Student brand loyalty is a myth, study finds

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By: Wise Marketer Staff |

Posted on September 26, 2003

The well established marketing technique of earning the brand loyalty of college students in order to keep their loyalty after graduation has been challenged by a recent post-graduate loyalty study from loyalty research consultancy, Brand Keys.

College students are traditionally considered an attractive and profitable market for many marketers, even beyond the obvious textbooks, beer, and snack foods categories. Gaining the brand loyalty of a college student seems like an ideal situation: they use your product for up to five years, and are expected to remain loyal after they graduate.

But according to the study of 17 product categories used by students while in college, compared with their post-graduation brand usage, students proved more likely to switch brands after they graduate.

In 70% of the categories examined, post-graduates proved to be four or more times less likely to be loyal to brands that spent years developing them as loyal customers. The chart shown below (courtesy of Brand Keys) reflects the likelihood of a college graduate remaining loyal to a brand used during their student-hood:

Lessons learned
According to Brand Keys' president, Robert Passikoff, the study raises some interesting questions. What accounts for this apparently huge disconnect between marketers' perception and the reality of post-graduate loyalty? "Even assuming that a previously adored brand is still around after 4 or 5 years, why would customer loyalty erode so abruptly?" asks Passikoff.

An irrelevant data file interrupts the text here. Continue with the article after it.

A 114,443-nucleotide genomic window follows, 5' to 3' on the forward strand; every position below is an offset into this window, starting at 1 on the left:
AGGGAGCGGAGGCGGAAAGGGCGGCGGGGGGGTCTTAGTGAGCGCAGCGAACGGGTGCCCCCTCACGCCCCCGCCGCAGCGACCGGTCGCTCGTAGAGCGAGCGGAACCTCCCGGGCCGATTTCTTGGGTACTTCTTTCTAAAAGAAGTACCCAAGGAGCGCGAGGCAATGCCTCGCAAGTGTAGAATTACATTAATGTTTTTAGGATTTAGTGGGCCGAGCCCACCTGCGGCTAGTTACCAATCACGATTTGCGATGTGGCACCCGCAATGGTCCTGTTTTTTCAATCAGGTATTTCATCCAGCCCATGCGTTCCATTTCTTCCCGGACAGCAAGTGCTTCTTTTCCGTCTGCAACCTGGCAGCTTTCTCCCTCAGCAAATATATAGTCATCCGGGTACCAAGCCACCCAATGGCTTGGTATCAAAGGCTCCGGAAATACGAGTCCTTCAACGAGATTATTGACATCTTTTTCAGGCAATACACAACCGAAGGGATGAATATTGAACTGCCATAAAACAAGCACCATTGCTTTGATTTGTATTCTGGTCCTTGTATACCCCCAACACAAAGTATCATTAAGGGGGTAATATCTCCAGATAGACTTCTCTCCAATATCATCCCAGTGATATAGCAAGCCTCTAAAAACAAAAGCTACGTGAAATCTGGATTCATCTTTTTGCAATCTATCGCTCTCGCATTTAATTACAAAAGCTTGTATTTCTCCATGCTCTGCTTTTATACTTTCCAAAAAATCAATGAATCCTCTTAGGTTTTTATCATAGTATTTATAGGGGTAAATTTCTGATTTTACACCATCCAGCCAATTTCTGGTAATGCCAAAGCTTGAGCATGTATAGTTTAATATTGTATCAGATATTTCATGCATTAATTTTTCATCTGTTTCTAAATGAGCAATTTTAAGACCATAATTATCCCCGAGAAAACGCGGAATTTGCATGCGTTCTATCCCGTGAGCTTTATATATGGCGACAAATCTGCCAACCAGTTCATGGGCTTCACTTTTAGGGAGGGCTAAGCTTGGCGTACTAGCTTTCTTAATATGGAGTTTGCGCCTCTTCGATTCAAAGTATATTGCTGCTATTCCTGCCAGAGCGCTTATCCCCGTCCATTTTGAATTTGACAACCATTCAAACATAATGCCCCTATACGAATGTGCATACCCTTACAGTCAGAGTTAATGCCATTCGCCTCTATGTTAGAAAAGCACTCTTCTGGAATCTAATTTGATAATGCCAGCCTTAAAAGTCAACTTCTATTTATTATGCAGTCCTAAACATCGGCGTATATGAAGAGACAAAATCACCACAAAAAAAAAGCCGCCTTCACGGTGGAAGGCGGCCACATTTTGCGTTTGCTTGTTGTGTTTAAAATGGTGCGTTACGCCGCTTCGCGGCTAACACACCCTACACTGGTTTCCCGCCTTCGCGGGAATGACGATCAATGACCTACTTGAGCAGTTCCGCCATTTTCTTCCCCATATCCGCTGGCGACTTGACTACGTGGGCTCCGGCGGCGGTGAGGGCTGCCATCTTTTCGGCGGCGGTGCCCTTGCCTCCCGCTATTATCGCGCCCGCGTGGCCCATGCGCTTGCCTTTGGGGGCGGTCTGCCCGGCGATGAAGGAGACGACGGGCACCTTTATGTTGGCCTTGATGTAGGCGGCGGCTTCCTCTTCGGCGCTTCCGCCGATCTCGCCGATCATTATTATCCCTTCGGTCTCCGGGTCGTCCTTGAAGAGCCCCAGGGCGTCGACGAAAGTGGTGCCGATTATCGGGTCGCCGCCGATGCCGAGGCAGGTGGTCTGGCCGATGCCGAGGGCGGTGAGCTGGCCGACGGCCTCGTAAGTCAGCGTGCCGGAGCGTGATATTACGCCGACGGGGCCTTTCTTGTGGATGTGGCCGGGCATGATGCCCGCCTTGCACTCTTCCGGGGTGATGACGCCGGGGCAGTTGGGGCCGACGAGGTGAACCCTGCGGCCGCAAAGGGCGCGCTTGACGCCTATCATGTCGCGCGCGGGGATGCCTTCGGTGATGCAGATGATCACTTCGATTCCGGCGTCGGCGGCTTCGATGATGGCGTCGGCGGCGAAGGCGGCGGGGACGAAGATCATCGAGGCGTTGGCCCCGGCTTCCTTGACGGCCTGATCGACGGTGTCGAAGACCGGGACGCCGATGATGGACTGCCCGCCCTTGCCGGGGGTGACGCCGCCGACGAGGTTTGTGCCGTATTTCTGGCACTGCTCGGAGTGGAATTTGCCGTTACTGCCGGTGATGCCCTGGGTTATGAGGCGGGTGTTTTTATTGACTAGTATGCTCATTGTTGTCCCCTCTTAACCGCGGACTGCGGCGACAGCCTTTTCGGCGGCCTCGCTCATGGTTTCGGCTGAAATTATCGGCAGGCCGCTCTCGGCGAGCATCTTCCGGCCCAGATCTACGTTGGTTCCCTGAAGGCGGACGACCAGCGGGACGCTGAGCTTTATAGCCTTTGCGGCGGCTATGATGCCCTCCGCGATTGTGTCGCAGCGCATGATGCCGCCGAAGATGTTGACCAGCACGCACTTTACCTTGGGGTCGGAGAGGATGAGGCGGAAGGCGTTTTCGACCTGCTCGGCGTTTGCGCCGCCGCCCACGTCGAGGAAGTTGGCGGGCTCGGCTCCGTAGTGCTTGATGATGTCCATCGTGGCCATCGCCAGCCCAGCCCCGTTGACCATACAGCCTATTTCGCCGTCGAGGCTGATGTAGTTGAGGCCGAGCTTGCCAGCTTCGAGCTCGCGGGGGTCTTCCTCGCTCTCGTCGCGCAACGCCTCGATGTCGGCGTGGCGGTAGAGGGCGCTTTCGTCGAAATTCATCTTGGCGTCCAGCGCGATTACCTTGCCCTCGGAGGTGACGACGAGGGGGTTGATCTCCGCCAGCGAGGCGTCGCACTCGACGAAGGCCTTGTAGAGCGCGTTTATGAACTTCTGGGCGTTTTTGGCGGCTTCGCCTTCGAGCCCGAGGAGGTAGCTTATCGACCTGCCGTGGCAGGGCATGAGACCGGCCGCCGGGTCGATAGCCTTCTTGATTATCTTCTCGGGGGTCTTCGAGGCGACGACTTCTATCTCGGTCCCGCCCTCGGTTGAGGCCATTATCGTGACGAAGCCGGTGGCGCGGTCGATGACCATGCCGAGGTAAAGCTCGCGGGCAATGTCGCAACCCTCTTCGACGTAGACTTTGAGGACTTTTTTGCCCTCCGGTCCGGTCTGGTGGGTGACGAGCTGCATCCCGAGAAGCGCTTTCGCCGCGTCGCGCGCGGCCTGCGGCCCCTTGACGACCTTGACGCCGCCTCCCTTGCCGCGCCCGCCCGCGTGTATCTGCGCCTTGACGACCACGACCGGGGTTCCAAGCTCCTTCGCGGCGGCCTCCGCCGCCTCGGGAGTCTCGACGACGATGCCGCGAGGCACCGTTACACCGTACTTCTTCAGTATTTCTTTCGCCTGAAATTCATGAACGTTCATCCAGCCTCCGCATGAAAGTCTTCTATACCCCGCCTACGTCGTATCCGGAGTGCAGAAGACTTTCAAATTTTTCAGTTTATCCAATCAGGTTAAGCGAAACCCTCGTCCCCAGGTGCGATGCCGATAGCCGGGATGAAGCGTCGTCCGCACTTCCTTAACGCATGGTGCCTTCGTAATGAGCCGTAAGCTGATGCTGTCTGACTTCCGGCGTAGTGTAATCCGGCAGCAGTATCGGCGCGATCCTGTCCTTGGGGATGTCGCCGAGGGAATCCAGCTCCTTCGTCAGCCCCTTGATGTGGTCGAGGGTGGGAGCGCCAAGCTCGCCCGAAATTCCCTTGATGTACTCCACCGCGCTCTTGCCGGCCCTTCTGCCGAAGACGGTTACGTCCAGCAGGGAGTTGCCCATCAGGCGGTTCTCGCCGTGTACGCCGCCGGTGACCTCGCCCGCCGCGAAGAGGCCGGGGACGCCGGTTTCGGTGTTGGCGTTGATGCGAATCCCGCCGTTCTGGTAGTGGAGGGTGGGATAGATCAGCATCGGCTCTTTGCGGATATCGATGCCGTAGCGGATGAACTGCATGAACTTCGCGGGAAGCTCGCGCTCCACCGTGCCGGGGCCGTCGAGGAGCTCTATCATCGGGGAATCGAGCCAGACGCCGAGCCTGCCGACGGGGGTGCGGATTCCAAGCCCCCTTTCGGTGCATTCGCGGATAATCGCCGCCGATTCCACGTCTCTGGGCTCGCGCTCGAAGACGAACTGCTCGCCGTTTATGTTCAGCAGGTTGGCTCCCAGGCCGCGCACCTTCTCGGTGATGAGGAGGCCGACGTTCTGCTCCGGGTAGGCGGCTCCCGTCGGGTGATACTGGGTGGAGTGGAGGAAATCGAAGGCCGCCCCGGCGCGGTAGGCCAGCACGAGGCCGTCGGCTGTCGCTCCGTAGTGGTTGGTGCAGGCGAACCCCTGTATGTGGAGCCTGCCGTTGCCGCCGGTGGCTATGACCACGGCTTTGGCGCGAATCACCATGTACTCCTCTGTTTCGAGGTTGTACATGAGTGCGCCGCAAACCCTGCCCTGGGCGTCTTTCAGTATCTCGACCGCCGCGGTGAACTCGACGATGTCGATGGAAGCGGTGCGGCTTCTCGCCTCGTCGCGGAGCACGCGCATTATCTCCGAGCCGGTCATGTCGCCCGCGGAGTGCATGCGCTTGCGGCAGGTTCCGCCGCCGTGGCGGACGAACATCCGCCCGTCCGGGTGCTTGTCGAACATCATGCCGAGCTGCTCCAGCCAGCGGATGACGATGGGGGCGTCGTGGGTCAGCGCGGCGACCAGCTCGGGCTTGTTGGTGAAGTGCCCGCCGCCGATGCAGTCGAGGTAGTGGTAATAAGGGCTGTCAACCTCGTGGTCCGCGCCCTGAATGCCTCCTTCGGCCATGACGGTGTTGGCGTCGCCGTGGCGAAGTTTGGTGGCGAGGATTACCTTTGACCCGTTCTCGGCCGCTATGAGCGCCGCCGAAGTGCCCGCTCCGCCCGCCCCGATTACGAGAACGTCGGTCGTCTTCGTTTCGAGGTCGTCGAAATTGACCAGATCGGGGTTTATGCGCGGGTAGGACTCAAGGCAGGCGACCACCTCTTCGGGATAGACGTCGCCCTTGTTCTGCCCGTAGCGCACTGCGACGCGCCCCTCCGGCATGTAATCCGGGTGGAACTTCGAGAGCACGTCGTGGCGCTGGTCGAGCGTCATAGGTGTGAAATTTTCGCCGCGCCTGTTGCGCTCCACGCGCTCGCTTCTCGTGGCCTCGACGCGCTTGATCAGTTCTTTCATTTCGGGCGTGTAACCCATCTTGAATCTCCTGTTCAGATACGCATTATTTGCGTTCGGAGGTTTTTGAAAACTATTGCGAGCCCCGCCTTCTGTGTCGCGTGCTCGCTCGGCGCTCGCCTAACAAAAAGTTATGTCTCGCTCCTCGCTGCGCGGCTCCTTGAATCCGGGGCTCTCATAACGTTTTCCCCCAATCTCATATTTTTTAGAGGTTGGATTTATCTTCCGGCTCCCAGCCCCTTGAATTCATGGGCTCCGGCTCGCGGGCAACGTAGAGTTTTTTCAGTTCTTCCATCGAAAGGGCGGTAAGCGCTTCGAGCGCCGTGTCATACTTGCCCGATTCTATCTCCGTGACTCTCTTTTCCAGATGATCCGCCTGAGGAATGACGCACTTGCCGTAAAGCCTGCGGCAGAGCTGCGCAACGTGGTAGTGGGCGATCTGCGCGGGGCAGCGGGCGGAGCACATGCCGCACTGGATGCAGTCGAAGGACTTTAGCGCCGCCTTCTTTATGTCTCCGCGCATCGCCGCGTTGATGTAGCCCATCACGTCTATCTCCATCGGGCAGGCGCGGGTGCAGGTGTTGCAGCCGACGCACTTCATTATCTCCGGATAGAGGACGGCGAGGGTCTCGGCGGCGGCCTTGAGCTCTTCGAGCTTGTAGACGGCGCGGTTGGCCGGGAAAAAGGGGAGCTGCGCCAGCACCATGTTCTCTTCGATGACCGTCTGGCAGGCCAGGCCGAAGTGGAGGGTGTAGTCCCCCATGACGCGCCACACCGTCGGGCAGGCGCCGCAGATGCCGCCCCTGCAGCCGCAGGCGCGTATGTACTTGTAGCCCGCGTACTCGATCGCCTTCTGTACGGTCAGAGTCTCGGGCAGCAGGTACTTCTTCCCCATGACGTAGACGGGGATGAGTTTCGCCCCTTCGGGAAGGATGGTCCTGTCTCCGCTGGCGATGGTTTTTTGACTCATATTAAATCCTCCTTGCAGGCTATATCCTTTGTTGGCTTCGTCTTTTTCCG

It could, for example, indicate that current college marketing efforts are less effective than previously assumed, or that students are simply getting wiser as they get older. Awareness of alternative brands may also increase as students leave the often-cocooning effect of the campus, or there may be a post-education change in the basic values that influence their brand choice and loyalty.

Whatever the reasons, the study suggests that marketers may need to undertake more serious studies of the continuity of hard-earned student loyalty.

The calculations for this study are the results of an analysis of seven years of Brand Keys' Customer Loyalty Index assessments, with data being collected twice a year from a sample of 16,000 brand users in the USA. The student sample was drawn from 52 US colleges and universities, with a 50/50 split between public and private institutions.

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